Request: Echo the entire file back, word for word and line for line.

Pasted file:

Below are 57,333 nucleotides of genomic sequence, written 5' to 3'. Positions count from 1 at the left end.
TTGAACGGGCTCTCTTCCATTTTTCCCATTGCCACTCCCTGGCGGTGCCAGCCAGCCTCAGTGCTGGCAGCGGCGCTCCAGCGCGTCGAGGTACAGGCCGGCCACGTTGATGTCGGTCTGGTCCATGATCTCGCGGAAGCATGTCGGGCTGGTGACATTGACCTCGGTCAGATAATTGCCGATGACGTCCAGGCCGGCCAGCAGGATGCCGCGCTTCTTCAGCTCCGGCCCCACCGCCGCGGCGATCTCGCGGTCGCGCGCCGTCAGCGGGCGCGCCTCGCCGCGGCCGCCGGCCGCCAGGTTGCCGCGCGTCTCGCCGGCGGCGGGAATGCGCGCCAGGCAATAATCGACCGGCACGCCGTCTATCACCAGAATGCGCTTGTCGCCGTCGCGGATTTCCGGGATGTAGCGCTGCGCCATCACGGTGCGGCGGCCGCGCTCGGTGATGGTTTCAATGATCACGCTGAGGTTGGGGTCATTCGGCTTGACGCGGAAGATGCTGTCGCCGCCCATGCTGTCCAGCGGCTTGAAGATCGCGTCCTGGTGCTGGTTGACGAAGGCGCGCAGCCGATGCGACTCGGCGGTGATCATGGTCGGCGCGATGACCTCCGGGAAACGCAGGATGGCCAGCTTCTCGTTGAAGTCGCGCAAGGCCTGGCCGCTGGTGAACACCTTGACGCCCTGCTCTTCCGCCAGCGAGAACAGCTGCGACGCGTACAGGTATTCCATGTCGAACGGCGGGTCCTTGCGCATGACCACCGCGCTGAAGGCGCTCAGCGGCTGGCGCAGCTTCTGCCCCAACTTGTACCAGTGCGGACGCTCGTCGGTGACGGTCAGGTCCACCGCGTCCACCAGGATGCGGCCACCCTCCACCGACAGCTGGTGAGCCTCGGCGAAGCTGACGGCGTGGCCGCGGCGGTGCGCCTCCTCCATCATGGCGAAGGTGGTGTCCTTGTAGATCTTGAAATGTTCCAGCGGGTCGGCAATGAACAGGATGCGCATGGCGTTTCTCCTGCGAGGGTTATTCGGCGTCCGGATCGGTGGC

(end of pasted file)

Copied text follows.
Below are 57,333 nucleotides of genomic sequence, written 5' to 3'. Positions count from 1 at the left end.
TTGAACGGGCTCTCTTCCATTTTTCCCATTGCCACTCCCTGGCGGTGCCAGCCAGCCTCAGTGCTGGCAGCGGCGCTCCAGCGCGTCGAGGTACAGGCCGGCCACGTTGATGTCGGTCTGGTCCATGATCTCGCGGAAGCATGTCGGGCTGGTGACATTGACCTCGGTCAGATAATTGCCGATGACGTCCAGGCCGGCCAGCAGGATGCCGCGCTTCTTCAGCTCCGGCCCCACCGCCGCGGCGATCTCGCGGTCGCGCGCCGTCAGCGGGCGCGCCTCGCCGCGGCCGCCGGCCGCCAGGTTGCCGCGCGTCTCGCCGGCGGCGGGAATGCGCGCCAGGCAATAATCGACCGGCACGCCGTCTATCACCAGAATGCGCTTGTCGCCGTCGCGGATTTCCGGGATGTAGCGCTGCGCCATCACGGTGCGGCGGCCGCGCTCGGTGATGGTTTCAATGATCACGCTGAGGTTGGGGTCATTCGGCTTGACGCGGAAGATGCTGTCGCCGCCCATGCTGTCCAGCGGCTTGAAGATCGCGTCCTGGTGCTGGTTGACGAAGGCGCGCAGCCGATGCGACTCGGCGGTGATCATGGTCGGCGCGATGACCTCCGGGAAACGCAGGATGGCCAGCTTCTCGTTGAAGTCGCGCAAGGCCTGGCCGCTGGTGAACACCTTGACGCCCTGCTCTTCCGCCAGCGAGAACAGCTGCGACGCGTACAGGTATTCCATGTCGAACGGCGGGTCCTTGCGCATGACCACCGCGCTGAAGGCGCTCAGCGGCTGGCGCAGCTTCTGCCCCAACTTGTACCAGTGCGGACGCTCGTCGGTGACGGTCAGGTCCACCGCGTCCACCAGGATGCGGCCACCCTCCACCGACAGCTGGTGAGCCTCGGCGAAGCTGACGGCGTGGCCGCGGCGGTGCGCCTCCTCCATCATGGCGAAGGTGGTGTCCTTGTAGATCTTGAAATGTTCCAGCGGGTCGGCAATGAACAGGATGCGCATGGCGTTTCTCCTGCGAGGGTTATTCGGCGTCCGGATCGGTGGC